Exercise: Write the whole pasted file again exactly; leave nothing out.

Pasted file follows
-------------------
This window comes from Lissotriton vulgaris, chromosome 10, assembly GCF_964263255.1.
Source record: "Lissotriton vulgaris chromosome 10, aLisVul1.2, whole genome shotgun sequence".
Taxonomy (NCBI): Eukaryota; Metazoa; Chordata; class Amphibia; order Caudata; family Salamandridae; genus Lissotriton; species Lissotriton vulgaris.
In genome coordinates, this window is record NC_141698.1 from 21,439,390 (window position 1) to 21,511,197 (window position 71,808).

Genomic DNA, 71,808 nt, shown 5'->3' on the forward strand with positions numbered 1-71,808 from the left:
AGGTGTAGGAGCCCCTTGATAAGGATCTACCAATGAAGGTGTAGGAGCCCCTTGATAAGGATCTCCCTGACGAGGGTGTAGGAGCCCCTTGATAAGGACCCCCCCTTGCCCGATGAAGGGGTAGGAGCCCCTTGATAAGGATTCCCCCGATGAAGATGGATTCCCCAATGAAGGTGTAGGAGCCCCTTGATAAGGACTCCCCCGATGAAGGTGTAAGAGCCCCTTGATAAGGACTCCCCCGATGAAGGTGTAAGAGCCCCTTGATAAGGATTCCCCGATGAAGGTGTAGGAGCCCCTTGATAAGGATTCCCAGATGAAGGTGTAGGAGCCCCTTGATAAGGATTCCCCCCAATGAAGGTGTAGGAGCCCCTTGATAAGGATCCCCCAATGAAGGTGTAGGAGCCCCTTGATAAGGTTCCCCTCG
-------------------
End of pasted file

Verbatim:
This window comes from Lissotriton vulgaris, chromosome 10, assembly GCF_964263255.1.
Source record: "Lissotriton vulgaris chromosome 10, aLisVul1.2, whole genome shotgun sequence".
Taxonomy (NCBI): Eukaryota; Metazoa; Chordata; class Amphibia; order Caudata; family Salamandridae; genus Lissotriton; species Lissotriton vulgaris.
In genome coordinates, this window is record NC_141698.1 from 21,439,390 (window position 1) to 21,511,197 (window position 71,808).

Genomic DNA, 71,808 nt, shown 5'->3' on the forward strand with positions numbered 1-71,808 from the left:
AGGTGTAGGAGCCCCTTGATAAGGATCTACCAATGAAGGTGTAGGAGCCCCTTGATAAGGATCTCCCTGACGAGGGTGTAGGAGCCCCTTGATAAGGACCCCCCCTTGCCCGATGAAGGGGTAGGAGCCCCTTGATAAGGATTCCCCCGATGAAGATGGATTCCCCAATGAAGGTGTAGGAGCCCCTTGATAAGGACTCCCCCGATGAAGGTGTAAGAGCCCCTTGATAAGGACTCCCCCGATGAAGGTGTAAGAGCCCCTTGATAAGGATTCCCCGATGAAGGTGTAGGAGCCCCTTGATAAGGATTCCCAGATGAAGGTGTAGGAGCCCCTTGATAAGGATTCCCCCCAATGAAGGTGTAGGAGCCCCTTGATAAGGATCCCCCAATGAAGGTGTAGGAGCCCCTTGATAAGGTTCCCCTCG